Copyright © 2016 by Chuck Arnold
Service Manager of Plateau Diesel Performance Inc.
The most frequent question I get from people who own diesel powered pickup trucks, people who want to purchase a diesel pickup truck and/or people who are trying to figure out if they need a diesel pickup truck is always some version of:
Which truck would you buy? Which truck do you have? Which truck is the best? Or some other variation on the same theme.
This is not a question with a simple answer. There are a number of factors which need to be considered to give people a balanced understanding of the issues involved.
By far the most basic and simple question fundamental to this subject is; “Do you need a diesel pickup truck?”
As a lifelong veteran mechanic and service professional who has made the majority of my income from diagnosis and repair of RV use and towing vehicles (since the 70’s) I have learned that people who don’t haul enough weight to justify a heavy duty pickup truck are going to be better off with a gas powered vehicle in the long run. People who use a diesel pickup truck for a car and never haul anything end up spending way too much money for their transportation over time than they should.
If you haul a lot of weight, more than 7,000 to 8,000 pounds in addition to the truck, and do so frequently for work and/or recreation you should consider having a diesel powered pickup truck. If you haul more than 10,000 pounds you don’t have much choice and have to have a diesel powered pickup truck to do the work you need to do.
Therefore the question, if you need (or just want (which is OK too) a diesel powered pickup truck, which one is best for you?
With new trucks often costing in the $70,000 range most people are having to take a hard look at purchasing a used truck or fixing the vehicle they have to be able to afford a vehicle to fulfill their purposes. Repairs to the late model trucks, when not covered by the warranty, can be extremely expensive and difficult. I have been hearing $12,000 quoted for replace of the fuel system components on 2011 and newer Fords. Simple logic dictates that a person would need to be in a financial position to be able trade vehicles before they go out of warranty in order to not be exposed to potentially unsustainable repair costs after the warranty period in light of the very high acquisition cost.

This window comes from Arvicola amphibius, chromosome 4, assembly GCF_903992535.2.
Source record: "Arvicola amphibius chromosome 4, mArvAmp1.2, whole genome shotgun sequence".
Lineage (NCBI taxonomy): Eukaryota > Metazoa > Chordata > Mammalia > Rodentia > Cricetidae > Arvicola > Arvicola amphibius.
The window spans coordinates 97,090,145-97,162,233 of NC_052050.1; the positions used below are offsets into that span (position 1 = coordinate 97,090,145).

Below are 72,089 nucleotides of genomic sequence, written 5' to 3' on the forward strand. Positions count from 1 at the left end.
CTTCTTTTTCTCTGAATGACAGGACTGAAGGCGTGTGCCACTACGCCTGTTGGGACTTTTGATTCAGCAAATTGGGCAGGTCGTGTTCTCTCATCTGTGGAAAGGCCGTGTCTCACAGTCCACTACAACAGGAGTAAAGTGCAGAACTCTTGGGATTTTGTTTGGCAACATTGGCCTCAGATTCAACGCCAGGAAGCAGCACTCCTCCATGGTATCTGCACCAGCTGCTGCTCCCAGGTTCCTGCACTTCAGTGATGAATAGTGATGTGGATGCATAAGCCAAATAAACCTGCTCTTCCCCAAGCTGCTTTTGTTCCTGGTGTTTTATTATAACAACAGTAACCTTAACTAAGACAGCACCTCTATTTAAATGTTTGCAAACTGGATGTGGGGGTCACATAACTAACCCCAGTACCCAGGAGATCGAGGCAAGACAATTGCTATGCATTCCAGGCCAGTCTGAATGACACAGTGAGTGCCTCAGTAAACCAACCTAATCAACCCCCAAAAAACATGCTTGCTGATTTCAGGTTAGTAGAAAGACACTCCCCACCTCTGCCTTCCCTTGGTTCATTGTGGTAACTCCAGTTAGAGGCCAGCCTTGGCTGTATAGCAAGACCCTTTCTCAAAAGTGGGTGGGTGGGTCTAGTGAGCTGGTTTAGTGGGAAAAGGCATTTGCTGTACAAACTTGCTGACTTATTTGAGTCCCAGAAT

Diesel pickup trucks, generally, have a good reputation for dependability and longevity but it is important to recognize that this reputation was earned by vehicles produced before the more stringent emission controls for clean air started in mid-2007 and later vehicles. (2008 and later for Fords) It is a telling comment that Caterpillar stopped building over the road truck engines rather than to produce engines to comply with the more stringent emissions requirements at this time. Cat must have deduced that there would be too many problems if they continued the product line.
Vehicles produced since the changes in 07-08 are more expensive to operate because of generally lower fuel mileage and increased repair and maintenance costs caused by the emissions systems. For a few years people were choosing to disable the emissions systems using “race only” products and signing a statement that they would only use the modifications for “off road” competition accompanied by a “wink and a nod”. Initially, with no enforcement to stop the illegal modifications being done around the US, people were “deleting emissions” without much concern. More recently the government has cracked down. The domestic companies who were making the parts needed to delete emissions components no longer offer these products. Shops who are still helping people make the modifications are being fined on a $10,000 per offense basis if caught. On the positive side we are learning to help people with the later vehicles keep them working better and running longer with legal emissions equipment still in place and functional. I do believe that we will become much better yet at keeping the 07 and newer emissions vehicles working well going forward.
Because of the data above people are looking for, or keeping, their existing 5.9 Dodge, 07.5 and older Duramax and 7.3 Ford diesel powered pickups. The Ford 6.0 trucks, produced from 2003 to 2007, have had numerous problems but if the issues are fixed properly these can provide good long term service as well. Again there is no simple answer to which is best but I can provide the following as guidance.
Plateau Diesel Performance
2551 Cole Street, Suite J, Enumclaw, WA 98022
Toll Free: 1-844-6-DIESEL
At Plateau Diesel we respect your privacy.
We will not sell your information to third parties.
Information provided by you is kept confidential.